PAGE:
Dolpo Trek is an unforgettable journey through the remote Himalayan region of Nepal, which provides an incredible experience for trekkers of all types. It is an off-the-beaten-path adventure that explores the pristine landscape, unique culture, and hospitable people of the region. The trek begins from the ancient Shey-Phoksundo National Park, passes through beautiful villages, terraced fields, fast-flowing rivers, roaring waterfalls, deep river gorges, monasteries, prayer flags, stupas, chortens, mani-walls, and high passes, and offers incredible views of the Annapurna and Dhaulagiri mountain range. The area is blessed with a diversity of plants and animals, making it home to some of the most beautiful landscapes in the world. The region is also known as “Ba Yul” or the hidden valley.
Upper Dolpo trek is challenging due to its remote location and high altitude, and altitude sickness should be taken into account throughout the trek. The trekking trails are mostly safe and well-maintained, but caution must be taken in areas with cliffs and rocky terrain. Respect for the local culture, customs, and religion is important during the trek, and the Bon Po religion has a strong presence in the area. “Bon Po” is an ancient pre-Buddhist religion practiced in the Dolpo region of Nepal. It is characterized by its shamanistic nature, with rituals such as sky burials, spirit mediumship and other esoteric beliefs. The Bon Po is also worships mountain gods, local mountain spirits and sky gods.
The trek starts from Juphal in the Dolpo district and passes through remote villages, spectacular scenery, and Nepal’s crown jewels, the Shey Phoksundo National Park with the spectacularly beautiful Phoksundo lake, a serene body of water ringed by abrupt mountains and forests that home to some of the Himalayan rare animal species including snow leopard. It is a trek of great beauty and cultural richness that is ideal for those looking for an adventure that is both challenging and rewarding.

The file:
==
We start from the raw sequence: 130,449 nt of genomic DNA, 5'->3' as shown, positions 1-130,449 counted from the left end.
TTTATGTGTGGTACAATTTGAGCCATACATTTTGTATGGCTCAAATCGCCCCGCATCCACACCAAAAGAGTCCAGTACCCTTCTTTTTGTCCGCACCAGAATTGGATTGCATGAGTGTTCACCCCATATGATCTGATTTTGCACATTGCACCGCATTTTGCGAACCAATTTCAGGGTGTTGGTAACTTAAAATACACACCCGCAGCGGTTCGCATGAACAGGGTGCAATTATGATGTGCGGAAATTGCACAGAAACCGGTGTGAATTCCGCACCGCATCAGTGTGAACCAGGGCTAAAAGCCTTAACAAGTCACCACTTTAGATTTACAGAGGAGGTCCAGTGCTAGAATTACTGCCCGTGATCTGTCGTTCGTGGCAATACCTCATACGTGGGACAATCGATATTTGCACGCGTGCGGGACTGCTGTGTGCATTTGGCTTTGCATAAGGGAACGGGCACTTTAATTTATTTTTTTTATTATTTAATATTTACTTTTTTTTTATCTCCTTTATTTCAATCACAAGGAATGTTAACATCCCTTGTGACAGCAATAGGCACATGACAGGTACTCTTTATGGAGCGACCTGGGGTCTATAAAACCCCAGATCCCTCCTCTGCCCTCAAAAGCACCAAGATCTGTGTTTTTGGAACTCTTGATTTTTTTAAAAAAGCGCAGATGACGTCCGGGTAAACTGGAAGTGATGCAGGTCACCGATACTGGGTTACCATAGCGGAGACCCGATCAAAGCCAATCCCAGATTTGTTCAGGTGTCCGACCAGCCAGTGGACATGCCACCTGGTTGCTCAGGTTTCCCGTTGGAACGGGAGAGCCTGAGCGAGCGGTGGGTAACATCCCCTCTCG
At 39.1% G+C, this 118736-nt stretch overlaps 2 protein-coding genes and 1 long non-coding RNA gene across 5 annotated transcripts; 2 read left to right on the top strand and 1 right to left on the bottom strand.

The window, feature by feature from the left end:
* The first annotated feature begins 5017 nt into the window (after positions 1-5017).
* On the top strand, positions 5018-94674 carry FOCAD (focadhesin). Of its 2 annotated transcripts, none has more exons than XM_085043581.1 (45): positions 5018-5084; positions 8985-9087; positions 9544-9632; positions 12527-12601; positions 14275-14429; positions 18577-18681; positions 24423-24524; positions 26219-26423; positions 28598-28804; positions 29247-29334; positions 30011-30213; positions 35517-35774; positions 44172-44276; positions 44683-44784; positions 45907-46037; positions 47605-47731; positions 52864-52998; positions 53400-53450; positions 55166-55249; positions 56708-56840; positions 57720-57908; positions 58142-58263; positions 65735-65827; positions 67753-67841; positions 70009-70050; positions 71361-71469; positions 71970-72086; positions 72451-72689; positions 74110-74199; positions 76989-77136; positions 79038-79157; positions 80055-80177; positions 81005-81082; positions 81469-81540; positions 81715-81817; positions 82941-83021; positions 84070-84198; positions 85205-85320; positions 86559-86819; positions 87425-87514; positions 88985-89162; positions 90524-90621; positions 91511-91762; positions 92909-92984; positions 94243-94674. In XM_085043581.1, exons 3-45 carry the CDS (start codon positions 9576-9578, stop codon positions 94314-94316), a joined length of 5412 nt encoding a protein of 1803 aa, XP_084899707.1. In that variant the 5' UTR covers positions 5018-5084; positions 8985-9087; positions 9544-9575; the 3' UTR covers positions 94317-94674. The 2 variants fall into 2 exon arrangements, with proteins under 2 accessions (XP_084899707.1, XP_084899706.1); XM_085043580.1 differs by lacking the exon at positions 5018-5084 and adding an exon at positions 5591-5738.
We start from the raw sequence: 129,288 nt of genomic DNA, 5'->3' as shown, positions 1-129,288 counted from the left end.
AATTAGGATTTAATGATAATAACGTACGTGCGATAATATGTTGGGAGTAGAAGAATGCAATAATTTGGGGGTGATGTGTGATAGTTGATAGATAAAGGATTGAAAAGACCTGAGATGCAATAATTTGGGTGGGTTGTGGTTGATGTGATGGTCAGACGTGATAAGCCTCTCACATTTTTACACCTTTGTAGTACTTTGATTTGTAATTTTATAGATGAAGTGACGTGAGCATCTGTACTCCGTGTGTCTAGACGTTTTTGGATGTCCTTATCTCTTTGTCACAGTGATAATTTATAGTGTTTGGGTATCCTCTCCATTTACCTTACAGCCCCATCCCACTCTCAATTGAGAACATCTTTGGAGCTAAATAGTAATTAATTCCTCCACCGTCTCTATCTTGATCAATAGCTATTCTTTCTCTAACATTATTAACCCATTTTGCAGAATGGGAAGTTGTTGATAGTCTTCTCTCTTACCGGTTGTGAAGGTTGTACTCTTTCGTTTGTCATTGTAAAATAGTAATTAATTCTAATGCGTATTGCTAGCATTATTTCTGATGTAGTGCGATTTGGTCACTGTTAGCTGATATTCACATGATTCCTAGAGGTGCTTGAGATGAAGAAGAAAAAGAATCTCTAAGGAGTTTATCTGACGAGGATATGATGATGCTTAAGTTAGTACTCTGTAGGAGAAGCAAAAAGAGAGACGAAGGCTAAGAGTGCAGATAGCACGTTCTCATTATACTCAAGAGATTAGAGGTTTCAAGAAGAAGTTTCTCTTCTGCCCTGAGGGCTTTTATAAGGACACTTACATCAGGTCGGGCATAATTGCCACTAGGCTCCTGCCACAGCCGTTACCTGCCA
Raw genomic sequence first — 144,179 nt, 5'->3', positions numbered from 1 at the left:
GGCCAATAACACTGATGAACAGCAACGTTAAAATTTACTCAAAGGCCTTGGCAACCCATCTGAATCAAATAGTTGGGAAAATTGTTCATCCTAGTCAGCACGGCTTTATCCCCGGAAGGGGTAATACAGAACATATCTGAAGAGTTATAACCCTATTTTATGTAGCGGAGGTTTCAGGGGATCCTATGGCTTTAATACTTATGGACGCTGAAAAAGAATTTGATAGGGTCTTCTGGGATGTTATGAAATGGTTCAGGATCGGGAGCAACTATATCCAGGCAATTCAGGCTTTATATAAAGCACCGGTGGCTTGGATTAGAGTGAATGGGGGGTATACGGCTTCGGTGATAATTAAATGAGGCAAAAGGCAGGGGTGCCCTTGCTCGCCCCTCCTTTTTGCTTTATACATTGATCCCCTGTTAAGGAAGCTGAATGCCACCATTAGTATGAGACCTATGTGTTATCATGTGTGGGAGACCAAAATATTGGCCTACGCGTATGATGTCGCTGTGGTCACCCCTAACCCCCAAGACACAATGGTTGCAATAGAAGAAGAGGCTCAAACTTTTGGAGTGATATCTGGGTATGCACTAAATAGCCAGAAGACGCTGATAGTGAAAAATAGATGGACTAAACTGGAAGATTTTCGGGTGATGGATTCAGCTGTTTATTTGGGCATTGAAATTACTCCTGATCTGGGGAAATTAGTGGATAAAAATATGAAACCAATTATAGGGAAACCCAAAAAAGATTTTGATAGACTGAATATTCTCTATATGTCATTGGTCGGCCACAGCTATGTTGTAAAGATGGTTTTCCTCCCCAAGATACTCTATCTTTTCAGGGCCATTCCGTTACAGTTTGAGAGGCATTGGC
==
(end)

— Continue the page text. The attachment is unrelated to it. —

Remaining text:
Dolpo Trek requires special permit as it is located in isolated remote area and restricted region of Nepal which lies in the mid-western region between Dhaulagiri range and the Tibetan Plateau. The trek takes us across the old trans-Himalayan trade route, and the main highlights include the stunning Himalayan mountain range, the ancient Buddhist monasteries, the “Bon Po” religion and culture, and the iconic Crystal Mountain. The final stretch of the trek takes you through the Jungben La Pass (5550m) and to Jomsom or Mustang, or you can end your trek at Juphal by making a round Dolpo. Alternatively, you can take the trail through the pristine Rara Lake, which requires high physical fitness but offers majestic views and tranquility.
To access this trip, you can either fly from Kathmandu to Nepalgunj, or take a bus to Nepalgunj and then fly to Juphal. This trek is an incredible experience that is perfect for those looking for a challenge and adventure. So pack your bags, respect the local culture and environment, and get ready for the adventure of a lifetime.
The History of Dolpa Trek: The history of Dolpo can be traced back to the 15th century when it was a part of the kingdom of Mustang. In the 19th century, the area was annexed by the Thakali rulers and later by the hereditary rulers of Jumla. In the late 19th century, Rinzin Dorje Lama’s son, Gyalpo Dorje, continued the tradition of combining Tibetan and Nepalese culture, but also began a period of modernization in the region. The trekking industry in Dolpa began to grow during the 1960s, and in the 1970s it gained popularity among western tourists. The popularity of the area led to the formation of the Dolpa Trekking Association in 1977. The association was responsible for managing the trekking routes, regulating fees, and providing information and support to trekkers. The Dolpa Trekking Association continues to be a major pert of the local community and plays an important role in the tourism industry in the region. The trek was opened for foreign tourists in 1989, but it has been a popular route for local people for centuries. The area has a rich history, with the monasteries and fortresses scattered through the region. The people of the region practices mainly Buddhism and Bon Po. Bon Po is an ancient pre-Buddhist religion practiced in the Dolpa region of Nepal. It is a polytheistic religion that centers around the worship of various gods and goddesses, and its rituals involve offerings of food and other items to the gods.
Day 1: Arrival in Kathmandu. When you arrive at the Tribhuvan Internaational Airport, Kathmandu, our staff will receive you at the Airport. He/she will be displaying a placard with Himalayan Travelers Trek & Expedition written in it outside the airport terminal. He/she will meet, greet and welcome you with auspicious garland and escort you to your respective hotel by our private tourist vehicle. At the hotel, he will assist you to check in and do pre-trip meeting with you. Overnight at hotel.
Day 2: This day is preparation day. You will also be briefed about your overall program on this day, introduce your guide and clear your questions/inquiries if any. Overnight at hotel.
Day 3: After breakfast, we will fly to Nepalhunj or take a bus and drive to Nepalgunj.